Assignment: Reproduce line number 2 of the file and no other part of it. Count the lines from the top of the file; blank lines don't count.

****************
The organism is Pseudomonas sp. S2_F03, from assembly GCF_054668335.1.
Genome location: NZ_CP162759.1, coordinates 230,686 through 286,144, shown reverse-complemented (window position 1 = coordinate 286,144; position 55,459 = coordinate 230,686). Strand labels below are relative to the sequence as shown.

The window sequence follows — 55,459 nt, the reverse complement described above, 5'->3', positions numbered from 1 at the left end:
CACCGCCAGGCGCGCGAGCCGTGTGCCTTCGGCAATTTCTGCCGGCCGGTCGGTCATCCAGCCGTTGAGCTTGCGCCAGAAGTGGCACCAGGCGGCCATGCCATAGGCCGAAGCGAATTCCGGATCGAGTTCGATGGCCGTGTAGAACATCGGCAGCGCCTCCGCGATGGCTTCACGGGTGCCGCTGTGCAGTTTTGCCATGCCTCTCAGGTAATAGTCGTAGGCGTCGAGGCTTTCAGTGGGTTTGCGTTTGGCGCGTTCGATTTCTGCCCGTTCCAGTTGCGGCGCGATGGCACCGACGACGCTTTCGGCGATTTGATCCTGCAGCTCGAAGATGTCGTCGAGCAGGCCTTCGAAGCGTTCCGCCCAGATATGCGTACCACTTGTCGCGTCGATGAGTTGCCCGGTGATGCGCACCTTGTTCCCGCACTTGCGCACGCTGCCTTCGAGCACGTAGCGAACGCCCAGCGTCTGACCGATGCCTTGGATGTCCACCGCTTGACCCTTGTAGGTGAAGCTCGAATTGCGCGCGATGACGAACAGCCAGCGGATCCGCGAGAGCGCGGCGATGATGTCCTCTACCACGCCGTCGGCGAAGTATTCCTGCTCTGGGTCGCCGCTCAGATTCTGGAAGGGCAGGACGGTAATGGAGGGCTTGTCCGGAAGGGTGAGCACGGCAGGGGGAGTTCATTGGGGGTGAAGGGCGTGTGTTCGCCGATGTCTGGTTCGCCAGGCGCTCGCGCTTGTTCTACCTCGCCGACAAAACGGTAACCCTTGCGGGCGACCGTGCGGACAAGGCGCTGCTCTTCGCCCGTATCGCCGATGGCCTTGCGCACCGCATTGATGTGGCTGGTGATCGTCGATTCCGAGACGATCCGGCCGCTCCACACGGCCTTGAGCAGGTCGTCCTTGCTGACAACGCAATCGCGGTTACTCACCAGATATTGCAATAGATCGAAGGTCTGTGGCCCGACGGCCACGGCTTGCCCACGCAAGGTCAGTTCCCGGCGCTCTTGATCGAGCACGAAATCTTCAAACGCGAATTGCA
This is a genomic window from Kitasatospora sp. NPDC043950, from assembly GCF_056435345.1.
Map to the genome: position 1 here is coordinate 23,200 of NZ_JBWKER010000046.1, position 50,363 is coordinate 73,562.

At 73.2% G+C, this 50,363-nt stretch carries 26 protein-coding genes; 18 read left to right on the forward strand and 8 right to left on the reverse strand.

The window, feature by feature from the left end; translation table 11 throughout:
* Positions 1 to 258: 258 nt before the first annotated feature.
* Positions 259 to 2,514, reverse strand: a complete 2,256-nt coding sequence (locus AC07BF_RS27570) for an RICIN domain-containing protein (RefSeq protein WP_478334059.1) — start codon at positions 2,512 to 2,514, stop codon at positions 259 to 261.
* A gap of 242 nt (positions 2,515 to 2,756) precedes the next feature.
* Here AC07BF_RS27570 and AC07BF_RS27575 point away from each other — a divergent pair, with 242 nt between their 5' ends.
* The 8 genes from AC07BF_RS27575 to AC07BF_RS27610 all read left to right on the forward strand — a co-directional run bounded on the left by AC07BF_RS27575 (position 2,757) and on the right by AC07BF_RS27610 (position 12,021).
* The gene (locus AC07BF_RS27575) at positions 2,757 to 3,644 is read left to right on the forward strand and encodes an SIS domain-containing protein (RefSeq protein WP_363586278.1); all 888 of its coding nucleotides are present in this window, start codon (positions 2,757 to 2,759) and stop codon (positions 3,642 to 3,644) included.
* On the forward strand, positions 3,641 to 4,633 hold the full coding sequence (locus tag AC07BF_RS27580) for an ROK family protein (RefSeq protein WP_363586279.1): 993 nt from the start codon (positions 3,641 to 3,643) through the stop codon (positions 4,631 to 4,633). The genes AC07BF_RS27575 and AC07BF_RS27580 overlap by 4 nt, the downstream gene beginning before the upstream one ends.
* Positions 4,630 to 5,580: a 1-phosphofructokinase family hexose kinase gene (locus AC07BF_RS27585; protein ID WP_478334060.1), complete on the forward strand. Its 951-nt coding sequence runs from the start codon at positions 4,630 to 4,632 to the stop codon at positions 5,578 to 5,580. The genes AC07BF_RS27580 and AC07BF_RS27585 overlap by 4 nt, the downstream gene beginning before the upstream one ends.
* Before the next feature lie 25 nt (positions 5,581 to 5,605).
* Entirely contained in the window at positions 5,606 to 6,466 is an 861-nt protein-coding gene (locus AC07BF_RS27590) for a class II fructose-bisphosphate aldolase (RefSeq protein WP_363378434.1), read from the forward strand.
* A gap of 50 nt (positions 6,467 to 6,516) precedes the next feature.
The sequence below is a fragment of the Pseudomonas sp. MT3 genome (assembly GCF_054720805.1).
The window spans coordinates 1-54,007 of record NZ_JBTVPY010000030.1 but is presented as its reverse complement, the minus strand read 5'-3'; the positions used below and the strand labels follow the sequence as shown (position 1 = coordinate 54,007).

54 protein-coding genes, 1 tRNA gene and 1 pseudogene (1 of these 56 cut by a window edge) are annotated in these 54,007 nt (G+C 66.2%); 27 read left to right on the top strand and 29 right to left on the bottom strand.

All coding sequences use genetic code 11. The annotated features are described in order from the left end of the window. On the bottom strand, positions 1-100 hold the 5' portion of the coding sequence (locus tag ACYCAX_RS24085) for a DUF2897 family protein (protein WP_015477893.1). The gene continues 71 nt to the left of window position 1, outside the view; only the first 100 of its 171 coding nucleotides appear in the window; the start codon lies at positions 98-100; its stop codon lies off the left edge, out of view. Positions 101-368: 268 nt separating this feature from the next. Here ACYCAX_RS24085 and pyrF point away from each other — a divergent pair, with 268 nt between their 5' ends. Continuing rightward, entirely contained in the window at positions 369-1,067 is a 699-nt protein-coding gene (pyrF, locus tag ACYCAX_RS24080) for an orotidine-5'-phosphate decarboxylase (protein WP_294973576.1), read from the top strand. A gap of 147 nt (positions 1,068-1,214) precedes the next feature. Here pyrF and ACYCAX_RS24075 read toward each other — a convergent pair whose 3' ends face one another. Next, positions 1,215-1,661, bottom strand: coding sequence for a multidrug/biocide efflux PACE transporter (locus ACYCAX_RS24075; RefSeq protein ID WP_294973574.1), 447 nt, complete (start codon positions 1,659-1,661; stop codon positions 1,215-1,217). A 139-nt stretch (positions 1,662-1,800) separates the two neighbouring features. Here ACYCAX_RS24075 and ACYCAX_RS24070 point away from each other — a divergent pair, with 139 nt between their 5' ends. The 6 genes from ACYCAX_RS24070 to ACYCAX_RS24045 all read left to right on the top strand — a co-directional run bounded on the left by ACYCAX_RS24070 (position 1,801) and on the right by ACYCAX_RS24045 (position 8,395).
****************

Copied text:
Genome location: NZ_CP162759.1, coordinates 230,686 through 286,144, shown reverse-complemented (window position 1 = coordinate 286,144; position 55,459 = coordinate 230,686). Strand labels below are relative to the sequence as shown.